Piot might be included in disciplinary action and a potential ban. Imagine the U.S. Amateur champ — which is a little like being a top-10 draft pick — being forbidden from competing on the world’s best golf tour.

Of course, there’s no real pro-league equivalent to golf because golfers aren’t part of teams. They love to call themselves independent contractors, which has advantages and drawbacks. For a young, unproven player like Piot, starting out as a pro and trying to earn status on any tour is extremely challenging. A little sponsor money helps, but otherwise, he’s on his own financially.

What I don’t understand is why Piot wouldn’t bet on himself. Why he wouldn’t bet he could make it to the PGA Tour, where he already has had exemptions to five events on the PGA Tour schedule. If Piot didn’t earn his PGA Tour card this year, he would have had to attempt qualifying school or join a mini-tour and work his way up. Reasonable paths for a talented player like Piot.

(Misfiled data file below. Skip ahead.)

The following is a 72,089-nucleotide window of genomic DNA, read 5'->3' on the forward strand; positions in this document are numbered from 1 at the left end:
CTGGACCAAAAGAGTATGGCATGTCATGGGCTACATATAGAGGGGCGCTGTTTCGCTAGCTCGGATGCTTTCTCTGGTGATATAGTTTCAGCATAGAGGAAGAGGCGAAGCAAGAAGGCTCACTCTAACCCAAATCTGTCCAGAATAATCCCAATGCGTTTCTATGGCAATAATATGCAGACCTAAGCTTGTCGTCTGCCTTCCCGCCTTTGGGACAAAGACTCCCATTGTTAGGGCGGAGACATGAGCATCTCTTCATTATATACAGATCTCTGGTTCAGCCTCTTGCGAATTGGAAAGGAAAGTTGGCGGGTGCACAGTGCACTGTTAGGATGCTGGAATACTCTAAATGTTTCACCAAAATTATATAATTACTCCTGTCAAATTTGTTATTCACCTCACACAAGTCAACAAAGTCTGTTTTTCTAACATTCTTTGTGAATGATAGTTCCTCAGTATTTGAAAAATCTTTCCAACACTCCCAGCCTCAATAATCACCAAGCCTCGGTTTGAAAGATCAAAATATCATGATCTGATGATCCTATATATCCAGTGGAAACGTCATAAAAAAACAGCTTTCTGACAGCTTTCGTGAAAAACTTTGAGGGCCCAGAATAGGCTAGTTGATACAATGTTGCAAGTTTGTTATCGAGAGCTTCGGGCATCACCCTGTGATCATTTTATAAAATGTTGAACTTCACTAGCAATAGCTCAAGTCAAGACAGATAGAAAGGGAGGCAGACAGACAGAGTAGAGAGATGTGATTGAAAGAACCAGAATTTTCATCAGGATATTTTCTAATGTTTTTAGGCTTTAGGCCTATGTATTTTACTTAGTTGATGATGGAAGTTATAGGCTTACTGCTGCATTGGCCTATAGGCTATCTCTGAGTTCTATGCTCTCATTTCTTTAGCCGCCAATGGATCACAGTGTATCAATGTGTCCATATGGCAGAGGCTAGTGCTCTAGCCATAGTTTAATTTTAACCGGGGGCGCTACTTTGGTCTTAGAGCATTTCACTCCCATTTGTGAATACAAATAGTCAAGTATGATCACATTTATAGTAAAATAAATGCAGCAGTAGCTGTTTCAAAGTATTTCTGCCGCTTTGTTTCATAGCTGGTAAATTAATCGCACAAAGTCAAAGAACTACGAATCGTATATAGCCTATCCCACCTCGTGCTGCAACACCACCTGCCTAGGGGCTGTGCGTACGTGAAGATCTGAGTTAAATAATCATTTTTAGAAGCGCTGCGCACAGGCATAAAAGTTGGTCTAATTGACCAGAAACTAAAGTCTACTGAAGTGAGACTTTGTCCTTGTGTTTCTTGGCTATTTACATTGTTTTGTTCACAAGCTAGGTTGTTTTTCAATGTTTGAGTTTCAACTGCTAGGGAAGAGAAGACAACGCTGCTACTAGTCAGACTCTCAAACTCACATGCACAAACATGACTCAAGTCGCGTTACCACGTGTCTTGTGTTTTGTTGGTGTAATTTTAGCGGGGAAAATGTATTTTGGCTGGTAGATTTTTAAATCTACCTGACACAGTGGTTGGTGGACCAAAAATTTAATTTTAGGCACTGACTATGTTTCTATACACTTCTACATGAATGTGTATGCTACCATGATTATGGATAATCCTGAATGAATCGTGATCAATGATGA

“But at the end of the day, I tell people, you know, it’s about playing golf and it’s what I want to do with my life,” Piot told Golf Digest last week at the Memorial. “So, for me, a part of the decision is, like I said, just developing, playing with great players and you learn (whether) it’s PGA Tour, LIV tour, wherever you’re at, you’re around golf greats. And we’ll see where it takes me.”

Professional golf is a hard road and success isn’t guaranteed for even the most promising players. Piot admitted that “obviously, money is a factor,” but so was his chance to learn from some of the world’s top players in a unique environment.

Maybe Piot is being honest and sincere about his desire to improve. But at the very least, we can say Piot has decided to take the easier road to start his career. You know, that famously nefarious road that’s paved with good intentions.

Contact Carlos Monarrez at and follow him on Twitter @cmonarrez.